Link Reit shopping centre sell-off prompts widespread concern from Hong Kong public
Three quarters of respondents to survey said they were very dissatisfied that the government had nothing to say about the Link’s repeated sell-offs
Nine out of 10 Hongkongers surveyed by a concern group that monitors public markets are unhappy about the Link Reit’s planned HK$23 billion sell-off of local shopping centres.
The largest real estate investment trust in Asia last week announced the sale of 17 malls, including their wet markets, in Kowloon and the New Territories to a consortium led by Hong Kong-based private equity fund Gaw Capital Partners.
The move immediately sparked concern from residents in nearby public housing estates that it would further drive up rents, force out family-owned stores, and leave them with only expensive chain stores to choose from.
More than 89 per cent of the 1,074 people the Alliance on the Development of Public Markets polled online and on the street following the Link’s announcement were unhappy about the trust selling off “livelihood facilities” again.
The Link has already sold 28 of its shopping malls in public housing estates for HK$11.96 billion over the past three years.
Tenants of small shops fear ‘inevitable’ rent rises that will force them out after Link Reit’s HK$23 billion mall sale
Around 80 per cent of respondents were worried about the cost of daily necessities going up and a decline in the number of small independent shops. Three-quarters of respondents said they were very dissatisfied that the government had nothing to say about the Link’s repeated sell-offs.
Around 60 per cent of respondents backed a requisition of the malls by the government and even a full buy-back of the Link.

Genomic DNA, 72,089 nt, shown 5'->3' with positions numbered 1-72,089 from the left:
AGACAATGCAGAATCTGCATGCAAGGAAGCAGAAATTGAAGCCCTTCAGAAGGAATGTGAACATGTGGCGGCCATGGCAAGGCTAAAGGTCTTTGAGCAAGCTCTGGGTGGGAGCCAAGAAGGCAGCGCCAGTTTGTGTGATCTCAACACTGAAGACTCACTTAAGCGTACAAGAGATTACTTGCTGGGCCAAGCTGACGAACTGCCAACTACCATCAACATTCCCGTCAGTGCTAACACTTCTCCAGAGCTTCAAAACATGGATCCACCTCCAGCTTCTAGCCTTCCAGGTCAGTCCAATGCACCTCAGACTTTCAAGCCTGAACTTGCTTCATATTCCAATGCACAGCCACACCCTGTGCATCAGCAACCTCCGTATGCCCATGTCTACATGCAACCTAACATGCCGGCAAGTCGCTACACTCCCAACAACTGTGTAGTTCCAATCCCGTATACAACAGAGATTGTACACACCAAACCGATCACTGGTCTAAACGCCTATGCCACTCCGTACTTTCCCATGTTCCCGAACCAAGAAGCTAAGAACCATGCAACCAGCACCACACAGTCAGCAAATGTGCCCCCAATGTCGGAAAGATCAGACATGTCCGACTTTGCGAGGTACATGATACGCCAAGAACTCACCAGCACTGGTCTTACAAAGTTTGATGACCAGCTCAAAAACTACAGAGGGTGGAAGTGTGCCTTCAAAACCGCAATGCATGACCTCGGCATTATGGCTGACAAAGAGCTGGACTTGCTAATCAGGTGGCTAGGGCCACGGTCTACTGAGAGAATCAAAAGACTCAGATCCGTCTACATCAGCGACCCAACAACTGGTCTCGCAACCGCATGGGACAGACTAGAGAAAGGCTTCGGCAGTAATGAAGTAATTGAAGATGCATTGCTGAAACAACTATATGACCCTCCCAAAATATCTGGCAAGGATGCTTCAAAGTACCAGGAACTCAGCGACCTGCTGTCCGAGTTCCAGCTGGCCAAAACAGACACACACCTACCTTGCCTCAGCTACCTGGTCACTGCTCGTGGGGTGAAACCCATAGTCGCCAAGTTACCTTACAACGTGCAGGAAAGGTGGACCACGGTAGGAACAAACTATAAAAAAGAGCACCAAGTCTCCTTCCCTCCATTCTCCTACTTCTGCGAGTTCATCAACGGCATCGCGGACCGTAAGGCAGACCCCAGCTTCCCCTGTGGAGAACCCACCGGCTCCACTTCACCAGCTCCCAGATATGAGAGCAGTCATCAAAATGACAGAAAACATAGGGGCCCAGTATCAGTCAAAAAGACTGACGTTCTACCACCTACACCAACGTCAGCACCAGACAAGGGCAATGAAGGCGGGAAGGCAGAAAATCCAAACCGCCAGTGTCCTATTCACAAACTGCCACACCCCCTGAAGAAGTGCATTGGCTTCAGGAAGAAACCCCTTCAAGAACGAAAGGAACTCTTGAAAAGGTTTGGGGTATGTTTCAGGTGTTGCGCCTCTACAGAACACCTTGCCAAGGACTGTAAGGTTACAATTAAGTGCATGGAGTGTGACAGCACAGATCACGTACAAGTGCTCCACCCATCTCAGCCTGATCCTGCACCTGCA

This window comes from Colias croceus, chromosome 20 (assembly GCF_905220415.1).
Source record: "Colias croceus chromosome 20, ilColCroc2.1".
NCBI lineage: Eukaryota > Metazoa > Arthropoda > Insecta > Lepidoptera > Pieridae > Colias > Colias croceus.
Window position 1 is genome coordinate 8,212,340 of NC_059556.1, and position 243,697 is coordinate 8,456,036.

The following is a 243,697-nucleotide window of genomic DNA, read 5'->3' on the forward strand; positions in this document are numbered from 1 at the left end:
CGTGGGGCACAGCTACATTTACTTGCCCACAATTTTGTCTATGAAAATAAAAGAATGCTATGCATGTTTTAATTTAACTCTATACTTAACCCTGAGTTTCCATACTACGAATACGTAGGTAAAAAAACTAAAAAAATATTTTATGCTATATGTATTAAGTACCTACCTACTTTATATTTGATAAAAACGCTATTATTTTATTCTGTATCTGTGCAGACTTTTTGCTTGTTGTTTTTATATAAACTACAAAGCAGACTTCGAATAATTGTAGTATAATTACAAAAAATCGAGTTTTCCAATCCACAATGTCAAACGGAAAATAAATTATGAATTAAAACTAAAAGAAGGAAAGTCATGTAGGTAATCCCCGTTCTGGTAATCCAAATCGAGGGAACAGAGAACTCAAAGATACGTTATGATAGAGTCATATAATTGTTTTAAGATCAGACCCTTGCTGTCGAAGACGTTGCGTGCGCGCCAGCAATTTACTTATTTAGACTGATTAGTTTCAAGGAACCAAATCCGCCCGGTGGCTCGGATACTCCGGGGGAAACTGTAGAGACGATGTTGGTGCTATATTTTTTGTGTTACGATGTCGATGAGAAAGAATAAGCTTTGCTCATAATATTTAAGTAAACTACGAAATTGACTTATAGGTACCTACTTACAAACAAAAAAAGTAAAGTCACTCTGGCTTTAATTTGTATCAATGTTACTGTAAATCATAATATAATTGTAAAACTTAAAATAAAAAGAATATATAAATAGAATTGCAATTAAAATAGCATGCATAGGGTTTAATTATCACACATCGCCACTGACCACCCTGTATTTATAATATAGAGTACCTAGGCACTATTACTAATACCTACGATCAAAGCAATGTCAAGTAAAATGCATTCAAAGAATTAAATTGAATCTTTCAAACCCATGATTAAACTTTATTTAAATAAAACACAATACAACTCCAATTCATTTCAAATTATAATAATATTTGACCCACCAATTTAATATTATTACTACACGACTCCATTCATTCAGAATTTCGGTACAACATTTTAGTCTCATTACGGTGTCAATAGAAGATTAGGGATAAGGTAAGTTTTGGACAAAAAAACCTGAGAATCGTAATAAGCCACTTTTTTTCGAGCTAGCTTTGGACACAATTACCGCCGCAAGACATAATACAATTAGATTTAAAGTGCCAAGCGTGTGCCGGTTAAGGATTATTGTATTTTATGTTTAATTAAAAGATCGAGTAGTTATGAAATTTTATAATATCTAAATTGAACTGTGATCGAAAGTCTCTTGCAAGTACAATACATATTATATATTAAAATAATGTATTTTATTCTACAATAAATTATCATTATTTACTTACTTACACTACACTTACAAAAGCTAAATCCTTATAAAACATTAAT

Alliance spokeswoman Chan Shuk-ki said at least nine malls were in districts with higher than average poverty rates.
“Our worry is that if these markets start to empty, the choices for residents will continue to decline,” she said. “Many already have to go to markets in other areas for their daily needs and this consumes more of their time and money.”
Tuen Mun district councillor Tam Chun-yin cited the example of the H.A.N.D.S shopping centre in Tuen Mun, which serves residents of Yau Oi and On Ting estates, but is now dominated by chain stores, restaurants and name-brand apparel retailers.
“There were three small hardware stores there before, it has since dwindled to one,” he said.
He was referring to the period after 2013, when the Link took over and carried out HK$500 million in renovations to the arcade and market.
“We don’t know what the real rate of rent increases are because they speak to tenants individually, but we believe range was between 20 to 50 per cent,” he said.
“The position of the mall is no longer catering to the public housing residents there. We are worried that it will become even more of a middle-class mall [under the new landlord].”
Goodwin Gaw, chairman of Gaw Capital, has stressed that the malls would continue to serve local communities as “refreshed and renewed centres of local life”.